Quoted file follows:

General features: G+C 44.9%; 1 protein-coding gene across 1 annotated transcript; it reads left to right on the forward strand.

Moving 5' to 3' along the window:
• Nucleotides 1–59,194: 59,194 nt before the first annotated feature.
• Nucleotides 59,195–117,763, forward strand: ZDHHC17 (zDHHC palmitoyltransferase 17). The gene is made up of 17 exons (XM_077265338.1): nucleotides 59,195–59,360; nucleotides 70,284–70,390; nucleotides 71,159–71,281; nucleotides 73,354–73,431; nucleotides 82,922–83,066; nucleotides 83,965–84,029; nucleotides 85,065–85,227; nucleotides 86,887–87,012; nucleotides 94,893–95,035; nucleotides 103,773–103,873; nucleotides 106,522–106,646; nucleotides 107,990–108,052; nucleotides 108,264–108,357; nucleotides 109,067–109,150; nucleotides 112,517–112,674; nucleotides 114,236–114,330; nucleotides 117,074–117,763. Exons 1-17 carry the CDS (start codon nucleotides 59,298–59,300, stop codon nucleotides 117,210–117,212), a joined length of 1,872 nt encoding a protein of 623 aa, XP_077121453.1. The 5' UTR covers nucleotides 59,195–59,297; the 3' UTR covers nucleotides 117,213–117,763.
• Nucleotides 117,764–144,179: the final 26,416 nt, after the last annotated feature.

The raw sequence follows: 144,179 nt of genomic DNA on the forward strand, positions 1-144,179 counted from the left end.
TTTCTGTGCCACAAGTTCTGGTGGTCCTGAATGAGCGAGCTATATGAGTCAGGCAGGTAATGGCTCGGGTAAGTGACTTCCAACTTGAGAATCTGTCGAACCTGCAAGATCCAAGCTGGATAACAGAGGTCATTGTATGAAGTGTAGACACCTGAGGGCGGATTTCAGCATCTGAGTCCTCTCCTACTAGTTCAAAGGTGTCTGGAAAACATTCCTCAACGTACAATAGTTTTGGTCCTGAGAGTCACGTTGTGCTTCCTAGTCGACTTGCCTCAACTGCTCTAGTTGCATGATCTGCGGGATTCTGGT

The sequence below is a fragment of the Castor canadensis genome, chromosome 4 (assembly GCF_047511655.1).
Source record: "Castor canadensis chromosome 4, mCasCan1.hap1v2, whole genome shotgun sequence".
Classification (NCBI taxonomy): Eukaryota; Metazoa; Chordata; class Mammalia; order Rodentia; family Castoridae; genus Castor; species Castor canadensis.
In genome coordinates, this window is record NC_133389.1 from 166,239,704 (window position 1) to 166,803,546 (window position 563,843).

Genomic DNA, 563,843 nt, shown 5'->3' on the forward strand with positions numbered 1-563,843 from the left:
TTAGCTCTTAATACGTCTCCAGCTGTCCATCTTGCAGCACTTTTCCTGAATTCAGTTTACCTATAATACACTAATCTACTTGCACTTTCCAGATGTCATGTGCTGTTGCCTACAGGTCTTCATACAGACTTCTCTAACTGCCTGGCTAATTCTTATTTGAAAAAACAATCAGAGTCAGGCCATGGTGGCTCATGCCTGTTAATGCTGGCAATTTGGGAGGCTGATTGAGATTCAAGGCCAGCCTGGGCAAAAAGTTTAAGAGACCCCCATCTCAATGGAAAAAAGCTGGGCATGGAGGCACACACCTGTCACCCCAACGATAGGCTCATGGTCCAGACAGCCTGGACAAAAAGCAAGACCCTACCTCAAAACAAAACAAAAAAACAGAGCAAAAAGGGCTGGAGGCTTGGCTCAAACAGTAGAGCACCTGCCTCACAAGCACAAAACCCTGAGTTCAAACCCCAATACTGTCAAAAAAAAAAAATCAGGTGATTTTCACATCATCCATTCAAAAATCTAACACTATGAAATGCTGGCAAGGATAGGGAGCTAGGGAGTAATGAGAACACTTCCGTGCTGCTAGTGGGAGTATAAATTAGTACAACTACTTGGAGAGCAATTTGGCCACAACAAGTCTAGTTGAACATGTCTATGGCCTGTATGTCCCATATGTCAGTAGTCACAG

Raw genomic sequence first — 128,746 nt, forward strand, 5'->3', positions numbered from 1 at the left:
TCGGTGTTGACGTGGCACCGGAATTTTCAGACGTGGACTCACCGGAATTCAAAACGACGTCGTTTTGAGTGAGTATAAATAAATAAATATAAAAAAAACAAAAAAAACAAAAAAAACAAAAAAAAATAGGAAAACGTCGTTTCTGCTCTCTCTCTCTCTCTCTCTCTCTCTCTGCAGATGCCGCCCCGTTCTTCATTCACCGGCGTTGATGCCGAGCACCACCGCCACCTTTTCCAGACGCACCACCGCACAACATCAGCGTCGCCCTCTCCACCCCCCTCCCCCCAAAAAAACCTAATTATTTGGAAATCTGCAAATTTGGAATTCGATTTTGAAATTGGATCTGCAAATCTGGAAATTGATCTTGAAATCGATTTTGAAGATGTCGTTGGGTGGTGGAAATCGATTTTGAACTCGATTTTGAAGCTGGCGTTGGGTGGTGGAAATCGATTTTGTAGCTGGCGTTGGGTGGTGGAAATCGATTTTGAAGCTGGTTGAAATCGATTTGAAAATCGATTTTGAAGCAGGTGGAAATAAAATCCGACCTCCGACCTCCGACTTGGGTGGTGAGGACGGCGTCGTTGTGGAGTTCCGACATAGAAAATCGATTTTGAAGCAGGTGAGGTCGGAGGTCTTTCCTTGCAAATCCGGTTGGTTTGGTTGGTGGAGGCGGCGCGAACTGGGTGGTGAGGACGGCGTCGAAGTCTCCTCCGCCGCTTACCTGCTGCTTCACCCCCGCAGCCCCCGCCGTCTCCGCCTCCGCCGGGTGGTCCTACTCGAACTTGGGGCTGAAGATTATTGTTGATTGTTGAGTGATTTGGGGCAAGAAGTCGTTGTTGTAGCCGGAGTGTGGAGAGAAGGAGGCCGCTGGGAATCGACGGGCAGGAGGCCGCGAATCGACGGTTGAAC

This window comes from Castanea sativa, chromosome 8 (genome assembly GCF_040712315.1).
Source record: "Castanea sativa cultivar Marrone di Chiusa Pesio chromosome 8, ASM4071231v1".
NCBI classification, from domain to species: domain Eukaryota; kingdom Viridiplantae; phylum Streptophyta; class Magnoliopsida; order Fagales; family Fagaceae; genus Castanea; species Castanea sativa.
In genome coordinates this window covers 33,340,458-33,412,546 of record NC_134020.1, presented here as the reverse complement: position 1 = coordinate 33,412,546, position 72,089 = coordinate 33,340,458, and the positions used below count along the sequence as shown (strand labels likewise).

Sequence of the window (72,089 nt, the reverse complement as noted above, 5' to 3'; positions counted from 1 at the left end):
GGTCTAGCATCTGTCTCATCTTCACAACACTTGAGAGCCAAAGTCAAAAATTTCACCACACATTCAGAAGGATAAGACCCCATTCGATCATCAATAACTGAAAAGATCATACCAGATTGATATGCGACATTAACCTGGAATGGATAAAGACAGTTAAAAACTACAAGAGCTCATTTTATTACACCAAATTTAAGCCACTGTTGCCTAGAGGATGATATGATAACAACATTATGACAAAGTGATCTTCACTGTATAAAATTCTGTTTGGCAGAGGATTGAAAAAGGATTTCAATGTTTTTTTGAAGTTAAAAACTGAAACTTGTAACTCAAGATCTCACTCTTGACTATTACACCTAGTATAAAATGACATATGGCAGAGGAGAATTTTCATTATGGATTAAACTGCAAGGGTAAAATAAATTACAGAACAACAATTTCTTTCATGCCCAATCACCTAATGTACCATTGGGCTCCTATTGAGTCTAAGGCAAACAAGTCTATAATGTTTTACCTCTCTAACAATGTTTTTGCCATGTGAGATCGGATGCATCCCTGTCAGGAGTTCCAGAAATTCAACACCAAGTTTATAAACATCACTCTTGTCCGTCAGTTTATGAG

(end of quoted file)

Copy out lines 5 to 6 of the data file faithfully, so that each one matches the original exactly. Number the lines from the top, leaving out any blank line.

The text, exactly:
• Nucleotides 117,764–144,179: the final 26,416 nt, after the last annotated feature.

The raw sequence follows: 144,179 nt of genomic DNA on the forward strand, positions 1-144,179 counted from the left end.